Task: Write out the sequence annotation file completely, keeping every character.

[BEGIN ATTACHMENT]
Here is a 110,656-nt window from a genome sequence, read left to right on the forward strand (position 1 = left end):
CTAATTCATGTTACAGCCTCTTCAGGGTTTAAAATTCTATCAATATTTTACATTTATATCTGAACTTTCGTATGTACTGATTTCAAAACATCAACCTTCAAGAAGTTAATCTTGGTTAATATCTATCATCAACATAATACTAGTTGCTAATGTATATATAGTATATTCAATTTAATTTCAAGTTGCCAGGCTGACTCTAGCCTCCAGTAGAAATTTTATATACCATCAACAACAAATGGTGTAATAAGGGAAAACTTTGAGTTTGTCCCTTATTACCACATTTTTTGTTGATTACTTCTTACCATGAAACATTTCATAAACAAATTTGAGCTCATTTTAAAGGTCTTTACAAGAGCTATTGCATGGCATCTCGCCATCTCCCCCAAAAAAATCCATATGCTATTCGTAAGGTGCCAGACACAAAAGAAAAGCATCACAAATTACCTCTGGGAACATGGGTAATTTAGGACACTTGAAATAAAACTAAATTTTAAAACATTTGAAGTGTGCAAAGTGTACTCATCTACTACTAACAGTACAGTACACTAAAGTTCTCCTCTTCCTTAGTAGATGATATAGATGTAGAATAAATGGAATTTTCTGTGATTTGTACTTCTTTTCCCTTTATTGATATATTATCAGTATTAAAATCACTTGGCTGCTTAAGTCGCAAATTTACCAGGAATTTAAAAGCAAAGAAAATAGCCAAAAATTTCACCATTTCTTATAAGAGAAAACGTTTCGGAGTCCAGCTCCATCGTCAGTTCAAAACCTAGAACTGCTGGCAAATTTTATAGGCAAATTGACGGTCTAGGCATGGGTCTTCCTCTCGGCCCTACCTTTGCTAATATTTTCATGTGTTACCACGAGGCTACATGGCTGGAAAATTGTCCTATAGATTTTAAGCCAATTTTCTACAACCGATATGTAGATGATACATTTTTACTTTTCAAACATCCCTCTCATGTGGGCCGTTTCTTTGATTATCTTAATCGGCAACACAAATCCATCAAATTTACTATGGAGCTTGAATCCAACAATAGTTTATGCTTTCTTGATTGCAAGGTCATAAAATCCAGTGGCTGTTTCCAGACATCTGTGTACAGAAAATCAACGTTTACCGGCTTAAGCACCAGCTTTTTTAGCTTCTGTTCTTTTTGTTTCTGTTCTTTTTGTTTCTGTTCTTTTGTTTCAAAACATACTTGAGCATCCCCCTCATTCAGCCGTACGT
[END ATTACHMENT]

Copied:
Here is a 110,656-nt window from a genome sequence, read left to right on the forward strand (position 1 = left end):
CTAATTCATGTTACAGCCTCTTCAGGGTTTAAAATTCTATCAATATTTTACATTTATATCTGAACTTTCGTATGTACTGATTTCAAAACATCAACCTTCAAGAAGTTAATCTTGGTTAATATCTATCATCAACATAATACTAGTTGCTAATGTATATATAGTATATTCAATTTAATTTCAAGTTGCCAGGCTGACTCTAGCCTCCAGTAGAAATTTTATATACCATCAACAACAAATGGTGTAATAAGGGAAAACTTTGAGTTTGTCCCTTATTACCACATTTTTTGTTGATTACTTCTTACCATGAAACATTTCATAAACAAATTTGAGCTCATTTTAAAGGTCTTTACAAGAGCTATTGCATGGCATCTCGCCATCTCCCCCAAAAAAATCCATATGCTATTCGTAAGGTGCCAGACACAAAAGAAAAGCATCACAAATTACCTCTGGGAACATGGGTAATTTAGGACACTTGAAATAAAACTAAATTTTAAAACATTTGAAGTGTGCAAAGTGTACTCATCTACTACTAACAGTACAGTACACTAAAGTTCTCCTCTTCCTTAGTAGATGATATAGATGTAGAATAAATGGAATTTTCTGTGATTTGTACTTCTTTTCCCTTTATTGATATATTATCAGTATTAAAATCACTTGGCTGCTTAAGTCGCAAATTTACCAGGAATTTAAAAGCAAAGAAAATAGCCAAAAATTTCACCATTTCTTATAAGAGAAAACGTTTCGGAGTCCAGCTCCATCGTCAGTTCAAAACCTAGAACTGCTGGCAAATTTTATAGGCAAATTGACGGTCTAGGCATGGGTCTTCCTCTCGGCCCTACCTTTGCTAATATTTTCATGTGTTACCACGAGGCTACATGGCTGGAAAATTGTCCTATAGATTTTAAGCCAATTTTCTACAACCGATATGTAGATGATACATTTTTACTTTTCAAACATCCCTCTCATGTGGGCCGTTTCTTTGATTATCTTAATCGGCAACACAAATCCATCAAATTTACTATGGAGCTTGAATCCAACAATAGTTTATGCTTTCTTGATTGCAAGGTCATAAAATCCAGTGGCTGTTTCCAGACATCTGTGTACAGAAAATCAACGTTTACCGGCTTAAGCACCAGCTTTTTTAGCTTCTGTTCTTTTTGTTTCTGTTCTTTTTGTTTCTGTTCTTTTGTTTCAAAACATACTTGAGCATCCCCCTCATTCAGCCGTACGT